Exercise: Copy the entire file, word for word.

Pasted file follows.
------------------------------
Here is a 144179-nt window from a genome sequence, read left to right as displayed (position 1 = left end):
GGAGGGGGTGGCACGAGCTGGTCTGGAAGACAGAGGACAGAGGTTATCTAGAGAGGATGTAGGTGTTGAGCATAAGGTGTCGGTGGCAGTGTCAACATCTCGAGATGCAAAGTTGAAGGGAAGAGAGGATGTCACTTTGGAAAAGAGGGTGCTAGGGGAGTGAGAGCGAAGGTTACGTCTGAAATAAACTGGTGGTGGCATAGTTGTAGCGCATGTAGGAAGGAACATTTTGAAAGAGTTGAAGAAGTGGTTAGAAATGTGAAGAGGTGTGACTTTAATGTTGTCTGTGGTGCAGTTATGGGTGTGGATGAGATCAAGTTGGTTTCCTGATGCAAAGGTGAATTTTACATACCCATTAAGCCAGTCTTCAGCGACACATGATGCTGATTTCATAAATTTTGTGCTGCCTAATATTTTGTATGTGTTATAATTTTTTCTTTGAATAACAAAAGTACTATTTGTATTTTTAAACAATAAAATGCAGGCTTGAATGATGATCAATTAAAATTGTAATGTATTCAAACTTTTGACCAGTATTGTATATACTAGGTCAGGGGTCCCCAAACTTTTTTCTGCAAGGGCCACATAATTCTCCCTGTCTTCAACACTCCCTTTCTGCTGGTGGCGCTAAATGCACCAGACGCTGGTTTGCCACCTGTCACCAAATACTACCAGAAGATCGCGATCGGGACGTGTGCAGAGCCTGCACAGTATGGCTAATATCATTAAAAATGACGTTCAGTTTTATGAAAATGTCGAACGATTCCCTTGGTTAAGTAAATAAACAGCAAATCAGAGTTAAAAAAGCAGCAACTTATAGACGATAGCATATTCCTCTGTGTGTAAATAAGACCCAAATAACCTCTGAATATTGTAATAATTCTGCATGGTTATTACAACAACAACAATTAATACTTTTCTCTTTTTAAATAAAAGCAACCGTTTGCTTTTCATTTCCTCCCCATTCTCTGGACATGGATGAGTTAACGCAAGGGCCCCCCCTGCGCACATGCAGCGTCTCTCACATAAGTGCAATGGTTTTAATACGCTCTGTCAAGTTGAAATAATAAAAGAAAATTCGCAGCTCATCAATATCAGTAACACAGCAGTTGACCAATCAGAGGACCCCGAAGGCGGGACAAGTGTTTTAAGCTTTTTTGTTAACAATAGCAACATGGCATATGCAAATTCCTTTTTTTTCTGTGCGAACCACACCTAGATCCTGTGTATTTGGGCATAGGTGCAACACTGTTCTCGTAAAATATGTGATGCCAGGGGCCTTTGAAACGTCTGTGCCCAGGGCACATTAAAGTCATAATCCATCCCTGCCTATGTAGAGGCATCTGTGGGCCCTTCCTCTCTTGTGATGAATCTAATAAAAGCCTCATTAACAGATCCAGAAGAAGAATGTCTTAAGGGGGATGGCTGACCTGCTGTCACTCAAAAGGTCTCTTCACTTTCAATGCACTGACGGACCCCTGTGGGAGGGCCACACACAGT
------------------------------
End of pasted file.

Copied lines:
Here is a 144179-nt window from a genome sequence, read left to right as displayed (position 1 = left end):
GGAGGGGGTGGCACGAGCTGGTCTGGAAGACAGAGGACAGAGGTTATCTAGAGAGGATGTAGGTGTTGAGCATAAGGTGTCGGTGGCAGTGTCAACATCTCGAGATGCAAAGTTGAAGGGAAGAGAGGATGTCACTTTGGAAAAGAGGGTGCTAGGGGAGTGAGAGCGAAGGTTACGTCTGAAATAAACTGGTGGTGGCATAGTTGTAGCGCATGTAGGAAGGAACATTTTGAAAGAGTTGAAGAAGTGGTTAGAAATGTGAAGAGGTGTGACTTTAATGTTGTCTGTGGTGCAGTTATGGGTGTGGATGAGATCAAGTTGGTTTCCTGATGCAAAGGTGAATTTTACATACCCATTAAGCCAGTCTTCAGCGACACATGATGCTGATTTCATAAATTTTGTGCTGCCTAATATTTTGTATGTGTTATAATTTTTTCTTTGAATAACAAAAGTACTATTTGTATTTTTAAACAATAAAATGCAGGCTTGAATGATGATCAATTAAAATTGTAATGTATTCAAACTTTTGACCAGTATTGTATATACTAGGTCAGGGGTCCCCAAACTTTTTTCTGCAAGGGCCACATAATTCTCCCTGTCTTCAACACTCCCTTTCTGCTGGTGGCGCTAAATGCACCAGACGCTGGTTTGCCACCTGTCACCAAATACTACCAGAAGATCGCGATCGGGACGTGTGCAGAGCCTGCACAGTATGGCTAATATCATTAAAAATGACGTTCAGTTTTATGAAAATGTCGAACGATTCCCTTGGTTAAGTAAATAAACAGCAAATCAGAGTTAAAAAAGCAGCAACTTATAGACGATAGCATATTCCTCTGTGTGTAAATAAGACCCAAATAACCTCTGAATATTGTAATAATTCTGCATGGTTATTACAACAACAACAATTAATACTTTTCTCTTTTTAAATAAAAGCAACCGTTTGCTTTTCATTTCCTCCCCATTCTCTGGACATGGATGAGTTAACGCAAGGGCCCCCCCTGCGCACATGCAGCGTCTCTCACATAAGTGCAATGGTTTTAATACGCTCTGTCAAGTTGAAATAATAAAAGAAAATTCGCAGCTCATCAATATCAGTAACACAGCAGTTGACCAATCAGAGGACCCCGAAGGCGGGACAAGTGTTTTAAGCTTTTTTGTTAACAATAGCAACATGGCATATGCAAATTCCTTTTTTTTCTGTGCGAACCACACCTAGATCCTGTGTATTTGGGCATAGGTGCAACACTGTTCTCGTAAAATATGTGATGCCAGGGGCCTTTGAAACGTCTGTGCCCAGGGCACATTAAAGTCATAATCCATCCCTGCCTATGTAGAGGCATCTGTGGGCCCTTCCTCTCTTGTGATGAATCTAATAAAAGCCTCATTAACAGATCCAGAAGAAGAATGTCTTAAGGGGGATGGCTGACCTGCTGTCACTCAAAAGGTCTCTTCACTTTCAATGCACTGACGGACCCCTGTGGGAGGGCCACACACAGT